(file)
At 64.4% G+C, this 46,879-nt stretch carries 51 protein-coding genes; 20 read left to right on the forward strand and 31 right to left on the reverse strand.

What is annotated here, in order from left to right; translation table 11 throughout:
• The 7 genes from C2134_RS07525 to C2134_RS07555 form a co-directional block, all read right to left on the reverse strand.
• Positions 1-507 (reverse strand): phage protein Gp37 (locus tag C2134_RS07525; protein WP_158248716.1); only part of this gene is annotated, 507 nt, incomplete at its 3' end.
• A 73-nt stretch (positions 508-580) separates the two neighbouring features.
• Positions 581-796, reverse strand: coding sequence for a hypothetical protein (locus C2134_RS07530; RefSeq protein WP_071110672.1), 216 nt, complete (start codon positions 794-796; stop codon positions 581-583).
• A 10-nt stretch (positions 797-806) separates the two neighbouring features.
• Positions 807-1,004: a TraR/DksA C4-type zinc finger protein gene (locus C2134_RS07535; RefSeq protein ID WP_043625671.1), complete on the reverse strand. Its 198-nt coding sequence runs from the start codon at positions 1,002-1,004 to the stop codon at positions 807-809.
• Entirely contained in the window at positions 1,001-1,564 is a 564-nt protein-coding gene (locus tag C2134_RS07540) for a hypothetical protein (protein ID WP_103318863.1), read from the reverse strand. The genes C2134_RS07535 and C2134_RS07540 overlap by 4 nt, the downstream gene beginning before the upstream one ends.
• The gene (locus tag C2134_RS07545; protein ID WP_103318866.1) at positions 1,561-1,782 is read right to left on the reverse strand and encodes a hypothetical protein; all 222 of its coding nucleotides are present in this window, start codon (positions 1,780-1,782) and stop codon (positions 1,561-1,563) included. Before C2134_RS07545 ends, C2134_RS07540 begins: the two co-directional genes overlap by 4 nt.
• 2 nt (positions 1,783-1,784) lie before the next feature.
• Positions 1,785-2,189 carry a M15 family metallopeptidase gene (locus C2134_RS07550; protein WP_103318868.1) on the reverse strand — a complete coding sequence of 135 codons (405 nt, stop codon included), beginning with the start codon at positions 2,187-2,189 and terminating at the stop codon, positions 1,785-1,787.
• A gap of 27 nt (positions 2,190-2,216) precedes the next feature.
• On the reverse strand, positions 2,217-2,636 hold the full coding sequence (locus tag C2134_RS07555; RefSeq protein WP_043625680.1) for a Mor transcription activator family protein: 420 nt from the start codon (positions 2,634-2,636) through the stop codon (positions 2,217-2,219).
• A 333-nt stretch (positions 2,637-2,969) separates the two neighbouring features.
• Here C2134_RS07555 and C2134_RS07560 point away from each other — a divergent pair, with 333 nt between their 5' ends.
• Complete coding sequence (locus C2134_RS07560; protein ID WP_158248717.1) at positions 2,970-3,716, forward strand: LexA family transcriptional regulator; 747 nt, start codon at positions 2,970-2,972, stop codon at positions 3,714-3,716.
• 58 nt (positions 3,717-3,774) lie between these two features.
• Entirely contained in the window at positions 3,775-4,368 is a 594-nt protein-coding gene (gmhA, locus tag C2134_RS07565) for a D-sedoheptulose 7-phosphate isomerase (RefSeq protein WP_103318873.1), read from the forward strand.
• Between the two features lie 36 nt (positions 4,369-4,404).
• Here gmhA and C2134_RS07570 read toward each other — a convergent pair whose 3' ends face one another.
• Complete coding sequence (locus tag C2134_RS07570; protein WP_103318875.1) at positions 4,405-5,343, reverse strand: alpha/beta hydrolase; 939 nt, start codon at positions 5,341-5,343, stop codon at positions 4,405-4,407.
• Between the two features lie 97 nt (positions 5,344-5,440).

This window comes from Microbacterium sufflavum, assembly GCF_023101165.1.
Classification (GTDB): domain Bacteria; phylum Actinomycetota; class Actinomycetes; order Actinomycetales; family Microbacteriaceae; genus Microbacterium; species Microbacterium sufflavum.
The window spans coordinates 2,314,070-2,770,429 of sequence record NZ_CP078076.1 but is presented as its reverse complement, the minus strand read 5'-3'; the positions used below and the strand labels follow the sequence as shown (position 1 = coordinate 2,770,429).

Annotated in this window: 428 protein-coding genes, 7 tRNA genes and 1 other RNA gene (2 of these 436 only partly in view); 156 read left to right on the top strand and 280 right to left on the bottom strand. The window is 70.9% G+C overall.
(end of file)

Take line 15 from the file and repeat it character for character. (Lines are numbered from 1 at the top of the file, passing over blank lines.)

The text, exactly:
• A 333-nt stretch (positions 2,637-2,969) separates the two neighbouring features.